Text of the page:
My first shoot with the D810 was with pro golfer Camillo Villegas for Golf Digest. I had my Canons standing by just in case but never touched them. The D810 AF is amazing. I was shooting Camillo from the back of a moving vehicle while he rode his bike behind the car. The images looked like they could have been shot with a medium format rig – sharp, lots of latitude and the colors were awesome. I was sold.
Even though I was shooting into the sun I was able to pull the blue sky and clouds out in post and there was no need to sharpen the image. A week later I wrote a check to Nikon and with that I was officially a Nikon shooter again.
I’ve done several commercial shoots since the new year with the D810 and it’s been flawless to work with. I’m always amazed at how accurate the AF is with fast moving subject. I spent 2 days shooting athletes flying through the air for IMG Academy and the art director couldn’t believe how great the images looked.
The D810 also excels at high-ISO’s. It used to be that I wouldn’t go north of ISO 800 but with the Nikon I feel comfortable shooting as high as 2000 for commercial work. In January I worked with Team Detroit on a series of print ads for Ford Motor Co. Most of what I shot was lit with practical or reflected light.
Or a mix of available with strobe. It’s awesome to have the confidence walking into any location and knowing you’ve got a camera that can handle whatever lousy light you find yourself in.
I’m stoked with the decision to take the plunge back into shooting Nikon. I’ve recently picked up an 85 f1.8 G which has become my go-to portrait lens. I’ve also begun shooting video with the D810 and it’s extremely easy to use. It doesn’t have the quirks that other DSLR’s seem to have and it features a monitor port for headphones and not only 60p but also 50p. One other thing about shooting Nikon is the support of NPS. No gold/ silver membership tiers. No $500/ year for a few repair vouchers and expedited service. Just pro support that rocks. I dropped my 24-120 lens recently and shipped it off to NPS and had it back in a week. I also recently requested a loaner D4s for a shoot and 2 days later it was in my hands. NPS is truly first rate.
Last year IMG Academy, the largest sports academy in the United States, tapped me to produce a library of images to promote their sports programs. IMG Academy is a private training institute that attracts high school, college and professional athletes from around the world and they were looking for a way to create a wide array of images that were authentic to their athletes and the programs they offer. Working along side art director Vanessa Correa, we set out to capture many of their student athletes in action across the sprawling IMG campus. The images are being used in social media, admissions guides, print advertising, mailers and a brand activation display greeting flyers at the Sarasota International Airport. Several of the images created for this campaign won Gold ADDY’s in the South East region.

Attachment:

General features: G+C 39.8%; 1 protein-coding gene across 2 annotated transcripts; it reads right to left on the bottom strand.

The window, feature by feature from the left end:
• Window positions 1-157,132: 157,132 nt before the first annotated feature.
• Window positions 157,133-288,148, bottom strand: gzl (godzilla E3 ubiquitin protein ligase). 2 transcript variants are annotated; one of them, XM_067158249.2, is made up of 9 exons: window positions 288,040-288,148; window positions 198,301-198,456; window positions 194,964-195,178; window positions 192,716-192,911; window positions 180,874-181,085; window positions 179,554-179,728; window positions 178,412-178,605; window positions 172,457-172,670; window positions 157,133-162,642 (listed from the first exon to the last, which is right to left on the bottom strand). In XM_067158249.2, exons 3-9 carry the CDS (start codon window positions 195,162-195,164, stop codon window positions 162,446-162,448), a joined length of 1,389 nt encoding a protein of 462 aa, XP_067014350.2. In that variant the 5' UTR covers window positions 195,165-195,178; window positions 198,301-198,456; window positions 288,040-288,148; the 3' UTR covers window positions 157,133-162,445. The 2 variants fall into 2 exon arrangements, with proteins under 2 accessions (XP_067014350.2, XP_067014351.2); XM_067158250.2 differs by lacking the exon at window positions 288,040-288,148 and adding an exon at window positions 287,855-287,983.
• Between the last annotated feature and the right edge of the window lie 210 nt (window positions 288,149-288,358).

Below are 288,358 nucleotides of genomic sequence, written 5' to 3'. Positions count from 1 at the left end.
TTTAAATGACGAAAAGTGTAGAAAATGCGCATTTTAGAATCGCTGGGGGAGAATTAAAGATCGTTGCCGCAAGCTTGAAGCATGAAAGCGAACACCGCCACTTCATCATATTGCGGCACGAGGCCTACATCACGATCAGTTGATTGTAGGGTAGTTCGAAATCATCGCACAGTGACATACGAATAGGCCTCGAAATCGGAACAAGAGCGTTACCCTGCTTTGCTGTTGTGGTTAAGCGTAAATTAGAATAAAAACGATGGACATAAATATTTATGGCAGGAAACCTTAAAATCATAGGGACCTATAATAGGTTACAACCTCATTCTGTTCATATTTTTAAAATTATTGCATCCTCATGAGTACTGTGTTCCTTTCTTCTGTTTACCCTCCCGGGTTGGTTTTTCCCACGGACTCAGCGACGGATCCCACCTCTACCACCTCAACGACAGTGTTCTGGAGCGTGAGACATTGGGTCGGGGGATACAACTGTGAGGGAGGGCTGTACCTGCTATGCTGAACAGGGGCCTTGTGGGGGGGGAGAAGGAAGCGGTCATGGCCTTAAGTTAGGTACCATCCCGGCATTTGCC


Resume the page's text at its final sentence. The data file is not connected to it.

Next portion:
To see more of Bob’s award-winning sports work check out his portfolio.
Earlier this year I had the amazing opportunity to document brain surgery for Smithsonian magazine. It’s not often that I get an assignment to do purely reportage work and I always jump at the chance when the opportunity presents itself. I traveled to Shands hospital in Gainesville at the University of Florida to capture Dr Kelley Foote and Dr Michael Okun performing surgery to quiet a patient’s tremors. After donning scrubs I was ushered into the operating room where I met patient Rodney Haning who was being prepped for surgery. Haning was surprisingly calm for someone who was about to have a probe inserted into his brain. Over the next 4 hours I watched Okun and Foote work with a team of residents to drill into Haning’s skull and insert electrodes into his brain. Incredibly Haning was awake the entire time in order to test the effectiveness of the electrodes to quiet his tremors. At several points during the surgery I was able to speak to Haning. I watched as Dr Okun dialed in the electric current to Hanings brain and his tremors simply disappeared. The surgery is the closest thing I’ve ever seen to science fiction come to life.
See the full LED Glasses review here!
Dr Foote and Dr Okun presented to Ted X at UF explaining how the surgery works
I recently spent the day with Ohio State Buckeye Carlos Hyde in Miami photographing his workout in preparation for the NFL draft. The former Ohio State tailback pulled his left hamstring during the NFL combine and is working with Miami-based trainer Mark Megna now that he’s recovered. The full story on Hyde’s workout is online at SI.com.
Click here to see the list with 5 top sports betting sites of this year.